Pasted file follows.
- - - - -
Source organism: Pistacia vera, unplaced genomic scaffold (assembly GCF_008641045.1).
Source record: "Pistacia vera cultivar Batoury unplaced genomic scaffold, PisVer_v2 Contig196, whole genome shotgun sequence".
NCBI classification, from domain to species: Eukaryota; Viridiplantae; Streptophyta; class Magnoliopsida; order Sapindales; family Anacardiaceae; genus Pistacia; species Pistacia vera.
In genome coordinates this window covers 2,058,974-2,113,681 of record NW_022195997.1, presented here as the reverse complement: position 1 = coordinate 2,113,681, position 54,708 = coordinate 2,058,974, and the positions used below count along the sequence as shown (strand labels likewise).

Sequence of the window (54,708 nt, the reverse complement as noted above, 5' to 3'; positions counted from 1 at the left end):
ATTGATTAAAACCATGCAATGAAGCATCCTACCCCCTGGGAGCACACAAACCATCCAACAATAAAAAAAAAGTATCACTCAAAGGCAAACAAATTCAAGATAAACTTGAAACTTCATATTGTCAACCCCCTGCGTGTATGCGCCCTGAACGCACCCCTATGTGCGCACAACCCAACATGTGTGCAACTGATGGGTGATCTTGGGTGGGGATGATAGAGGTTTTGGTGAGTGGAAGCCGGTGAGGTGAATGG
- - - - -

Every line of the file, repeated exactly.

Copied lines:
Source organism: Pistacia vera, unplaced genomic scaffold (assembly GCF_008641045.1).
Source record: "Pistacia vera cultivar Batoury unplaced genomic scaffold, PisVer_v2 Contig196, whole genome shotgun sequence".
NCBI classification, from domain to species: Eukaryota; Viridiplantae; Streptophyta; class Magnoliopsida; order Sapindales; family Anacardiaceae; genus Pistacia; species Pistacia vera.
In genome coordinates this window covers 2,058,974-2,113,681 of record NW_022195997.1, presented here as the reverse complement: position 1 = coordinate 2,113,681, position 54,708 = coordinate 2,058,974, and the positions used below count along the sequence as shown (strand labels likewise).

Sequence of the window (54,708 nt, the reverse complement as noted above, 5' to 3'; positions counted from 1 at the left end):
ATTGATTAAAACCATGCAATGAAGCATCCTACCCCCTGGGAGCACACAAACCATCCAACAATAAAAAAAAAGTATCACTCAAAGGCAAACAAATTCAAGATAAACTTGAAACTTCATATTGTCAACCCCCTGCGTGTATGCGCCCTGAACGCACCCCTATGTGCGCACAACCCAACATGTGTGCAACTGATGGGTGATCTTGGGTGGGGATGATAGAGGTTTTGGTGAGTGGAAGCCGGTGAGGTGAATGG